Warrior in the SAFNaval officer Captain (CPT) Jalyn Soh, 28, shares her thoughts on sailing 67 days straight for an overseas deployment during the COVID-19 pandemic, and why she sees herself as a warrior in the Singapore Armed Forces (SAF).
Photos // Chai Sian Liang & courtesy of CPT Soh
"I see myself as a warrior in the SAF." That's what I tell people when they ask about my job.
From the onset, the military was an obvious career choice for me. It would give me the chance to tap on my areas of strength: physical fitness, mental endurance and leadership.
Coming from an athletic background and being active in an array of competitive sports such as badminton, track & field and dragonboat, I am someone who just can't stay still.
Having a degree and a diploma related to tourism, I was naturally attracted to the prospect of travel, and the Republic of Singapore Navy (RSN) offered me the perfect opportunity to sail across the oceans and interact with like-minded sailors from other navies.
It was the right call. Since joining the Navy, I've had the opportunity to call at several ports including Busan (South Korea), Cam Ranh Bay (Vietnam), Darwin (Australia), Guam (United States Territory), Hawaii (United States) and Surabaya (Indonesia).
My toughest days yet
Last year, as the COVID-19 pandemic raged on globally, I was fortunate to be able to participate in the Rim of the Pacific (RIMPAC) exercise – the world's largest multinational maritime exercise.
It was the toughest but most memorable deployment I have been on so far. We spent 67 days travelling from Singapore to Hawaii and back – the longest sail that the RSN has undertaken without going ashore.
Being deployed during the peak of the pandemic meant that we had to take precautionary measures before, during and after the trip.
These included going through an isolation phase and swab test before sailing, as well as having to plan and coordinate the exercises virtually with no physical interactions among the participating navies.
When we called into ports for replenishment, we had to develop ways for rations and fuel transfer to take place without physical contact.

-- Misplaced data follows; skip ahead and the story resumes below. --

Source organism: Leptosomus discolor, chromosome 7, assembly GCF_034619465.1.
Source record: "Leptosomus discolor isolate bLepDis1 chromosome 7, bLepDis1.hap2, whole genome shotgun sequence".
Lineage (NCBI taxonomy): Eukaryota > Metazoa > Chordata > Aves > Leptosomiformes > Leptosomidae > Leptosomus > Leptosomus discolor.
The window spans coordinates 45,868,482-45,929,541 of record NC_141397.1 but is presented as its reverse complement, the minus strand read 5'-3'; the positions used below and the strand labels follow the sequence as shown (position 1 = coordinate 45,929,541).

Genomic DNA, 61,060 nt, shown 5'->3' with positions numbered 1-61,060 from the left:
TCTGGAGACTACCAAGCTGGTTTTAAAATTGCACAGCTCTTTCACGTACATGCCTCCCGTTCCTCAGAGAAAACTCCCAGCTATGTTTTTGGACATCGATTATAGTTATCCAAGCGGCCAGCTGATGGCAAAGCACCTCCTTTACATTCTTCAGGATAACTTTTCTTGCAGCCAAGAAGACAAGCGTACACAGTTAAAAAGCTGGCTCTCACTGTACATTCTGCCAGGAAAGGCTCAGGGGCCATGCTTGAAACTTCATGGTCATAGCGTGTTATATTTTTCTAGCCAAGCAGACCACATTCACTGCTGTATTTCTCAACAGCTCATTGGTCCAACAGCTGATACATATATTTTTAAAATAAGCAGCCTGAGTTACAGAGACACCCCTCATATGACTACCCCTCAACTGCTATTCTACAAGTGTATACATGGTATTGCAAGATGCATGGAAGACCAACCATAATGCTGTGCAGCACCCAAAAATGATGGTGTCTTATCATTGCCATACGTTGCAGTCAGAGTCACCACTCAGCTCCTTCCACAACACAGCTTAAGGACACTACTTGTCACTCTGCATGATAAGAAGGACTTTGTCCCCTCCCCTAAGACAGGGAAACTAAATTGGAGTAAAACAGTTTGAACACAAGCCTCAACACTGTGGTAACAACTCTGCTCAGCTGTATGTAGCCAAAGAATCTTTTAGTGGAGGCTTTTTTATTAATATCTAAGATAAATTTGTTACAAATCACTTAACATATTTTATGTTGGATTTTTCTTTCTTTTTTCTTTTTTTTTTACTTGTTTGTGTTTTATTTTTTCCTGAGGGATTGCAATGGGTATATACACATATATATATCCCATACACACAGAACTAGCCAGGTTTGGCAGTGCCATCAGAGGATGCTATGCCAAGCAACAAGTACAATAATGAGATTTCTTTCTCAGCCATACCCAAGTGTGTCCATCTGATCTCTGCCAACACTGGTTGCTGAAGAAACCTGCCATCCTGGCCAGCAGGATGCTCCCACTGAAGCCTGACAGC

As the RSN's lead planner for the Multinational Group Sail en route to Hawaii, I had to deal with frequent changes to the plans due to the evolving COVID-19 situation. My team and I were able to overcome this by developing detailed plans and preparing for contingencies.
The sea states were bad during our sail across the Pacific Ocean. Coupled with the fact that I am highly prone to seasickness, the deployment was no laughing matter. Thankfully, I managed to keep my condition in-check through regular workouts.
The culinary skills of our naval chefs also helped me maintain my appetite out at sea. Still, a vomit bag and preserved orange peels are always in my packing list whenever I sail!
Despite the long deployment, my crew and I kept our spirits up by having fun during our free time. We managed to organise a series of cohesion activities and even celebrated National Day out at sea!
All this will be etched firmly in my memory for years to come.
As an Operations Officer on board RSS Supreme, a Formidable-class frigate, I am responsible for the planning and execution of my ship's operations. These include local and overseas exercises, both on shore and out at sea.
During sails, I also serve as a Principal Warfare Officer (PWO) and take charge of the Combat Information Centre (CIC) to deal with surface and sub-surface threats. My role as a PWO requires me to sense-make the situation and lead my CIC team to attack and defend my ship against all threats.
As military personnel, we are committed to defending our nation. Regardless of gender, we are all capable of protecting Singapore.
In the SAF today, we are measured by how well we do our jobs and everyone should serve in their capacities according to their talents.
It has been five years and I have no regrets joining the Navy.
I feel proud of the work I do, the uniform I wear, the organisation I serve and the island nation I protect.